Thursday, 31 May 2012

Career vs Job

I'm one of the many research students within the Arts and Humanities who has a part time job alongside their PhD. I'm in the slightly more unusual situation of that part time job not being one tutoring undergraduates in my department. There are a few reasons for this, but the most obvious is that I was working in my job before I started the PhD. Instead of giving up a secure job on the off chance that I would get some teaching in the department to allow me to support myself, I spoke to my employers and they let me reduce my hours. 

This puts me in the odd position of working for one Scottish University while studying at another. It also puts me in an odd position as an budding academic since it gives me an insight into that other side of the running of a  University; support services. That's what we're called, and essentially I do University event related admin. This offers a lot of benefits, not least that of having a permanent job which gives me experience of working in a University, which could set me apart from those who only have experience at the teaching end of this. It also gives me staff access to the learning resources at the University I work for, as well as student access to those of where I'm a research postgrad. (In reality this means double the library fines, but I swear I'm getting better at returning books on time.)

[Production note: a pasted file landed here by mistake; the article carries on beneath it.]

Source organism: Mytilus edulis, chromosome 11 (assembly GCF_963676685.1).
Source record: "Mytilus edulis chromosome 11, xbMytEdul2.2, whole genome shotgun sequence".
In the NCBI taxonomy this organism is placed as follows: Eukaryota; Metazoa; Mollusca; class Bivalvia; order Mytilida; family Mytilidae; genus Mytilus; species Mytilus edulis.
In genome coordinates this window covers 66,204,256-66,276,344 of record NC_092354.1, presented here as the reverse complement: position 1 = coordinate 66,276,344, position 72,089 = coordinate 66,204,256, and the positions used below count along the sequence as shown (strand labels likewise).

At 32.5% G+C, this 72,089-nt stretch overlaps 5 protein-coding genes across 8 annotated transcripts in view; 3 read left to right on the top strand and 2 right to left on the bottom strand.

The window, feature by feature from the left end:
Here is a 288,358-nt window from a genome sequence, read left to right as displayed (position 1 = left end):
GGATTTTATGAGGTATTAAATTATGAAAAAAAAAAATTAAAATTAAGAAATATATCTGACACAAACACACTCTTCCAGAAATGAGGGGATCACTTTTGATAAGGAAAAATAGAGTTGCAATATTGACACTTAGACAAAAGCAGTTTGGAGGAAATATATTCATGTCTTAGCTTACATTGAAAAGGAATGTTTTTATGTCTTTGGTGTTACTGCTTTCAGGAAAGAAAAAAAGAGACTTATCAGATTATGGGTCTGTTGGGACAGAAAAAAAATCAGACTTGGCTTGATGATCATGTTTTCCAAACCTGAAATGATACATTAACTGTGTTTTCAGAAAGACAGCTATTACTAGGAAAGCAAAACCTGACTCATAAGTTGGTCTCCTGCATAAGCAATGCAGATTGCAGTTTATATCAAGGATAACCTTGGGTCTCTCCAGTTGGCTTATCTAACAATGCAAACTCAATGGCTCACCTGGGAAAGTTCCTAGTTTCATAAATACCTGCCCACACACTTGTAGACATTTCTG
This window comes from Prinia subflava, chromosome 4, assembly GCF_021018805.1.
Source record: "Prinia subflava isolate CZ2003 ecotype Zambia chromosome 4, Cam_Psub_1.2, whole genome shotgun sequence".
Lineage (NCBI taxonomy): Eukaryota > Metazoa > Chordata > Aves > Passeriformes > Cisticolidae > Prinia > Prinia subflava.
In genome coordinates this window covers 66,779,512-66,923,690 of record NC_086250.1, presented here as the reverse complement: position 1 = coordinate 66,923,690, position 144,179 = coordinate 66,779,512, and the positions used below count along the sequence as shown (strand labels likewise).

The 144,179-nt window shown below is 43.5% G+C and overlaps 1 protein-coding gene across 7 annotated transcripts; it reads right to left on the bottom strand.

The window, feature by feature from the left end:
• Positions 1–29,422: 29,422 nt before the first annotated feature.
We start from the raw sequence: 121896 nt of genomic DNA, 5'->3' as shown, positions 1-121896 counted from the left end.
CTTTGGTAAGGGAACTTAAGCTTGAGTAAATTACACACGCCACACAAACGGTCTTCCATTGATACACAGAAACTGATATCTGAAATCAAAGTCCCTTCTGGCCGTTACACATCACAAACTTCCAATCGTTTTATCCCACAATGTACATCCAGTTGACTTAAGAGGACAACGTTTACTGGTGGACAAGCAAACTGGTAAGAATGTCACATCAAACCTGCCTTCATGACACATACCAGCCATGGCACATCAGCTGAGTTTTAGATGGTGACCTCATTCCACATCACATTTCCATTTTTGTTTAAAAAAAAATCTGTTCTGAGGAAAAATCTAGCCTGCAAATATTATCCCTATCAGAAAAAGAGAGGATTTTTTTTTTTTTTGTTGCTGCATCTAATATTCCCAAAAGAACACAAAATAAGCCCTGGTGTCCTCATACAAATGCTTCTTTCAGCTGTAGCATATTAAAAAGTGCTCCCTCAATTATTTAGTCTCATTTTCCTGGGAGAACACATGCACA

Despite the rather amusing picture above, I'm not the event manager, I'm her assistant. Nevertheless, its not too different but involves more admin. the downside to having professional experience of Event planning is that it creeps into all aspects of your life. It turns out that pretty much everything you with other people is an Event of some sort or another and it is so difficult to switch off the Event Assistant in me.

This is particularly evident when I'm at an event, say a conference, for my career. I've got my academic hat on and I'm one of the presenters. I'm representing my University (not my work) and I'm "networking". This is all going fine; I've done this since 2005 and I've gotten used to the rhythm of balancing small talk and analysis, shifting between talking about me and asking about them. And then something small like a late running panel, or a logistic issue with the tea and coffee service during the break and suddenly I'm an Event Assistant again. I can't help it, I start working out what they should have done (i.e. what I would have done, which isn't really the same thing). 

I can't work out if this is a good problem to have. It means I'm good at my job, and that when my job and my career eventually become the same thing my conferences will kick ass. Right now thought, I wish I could turn it off and concentrate on the things I'm supposed to be doing.

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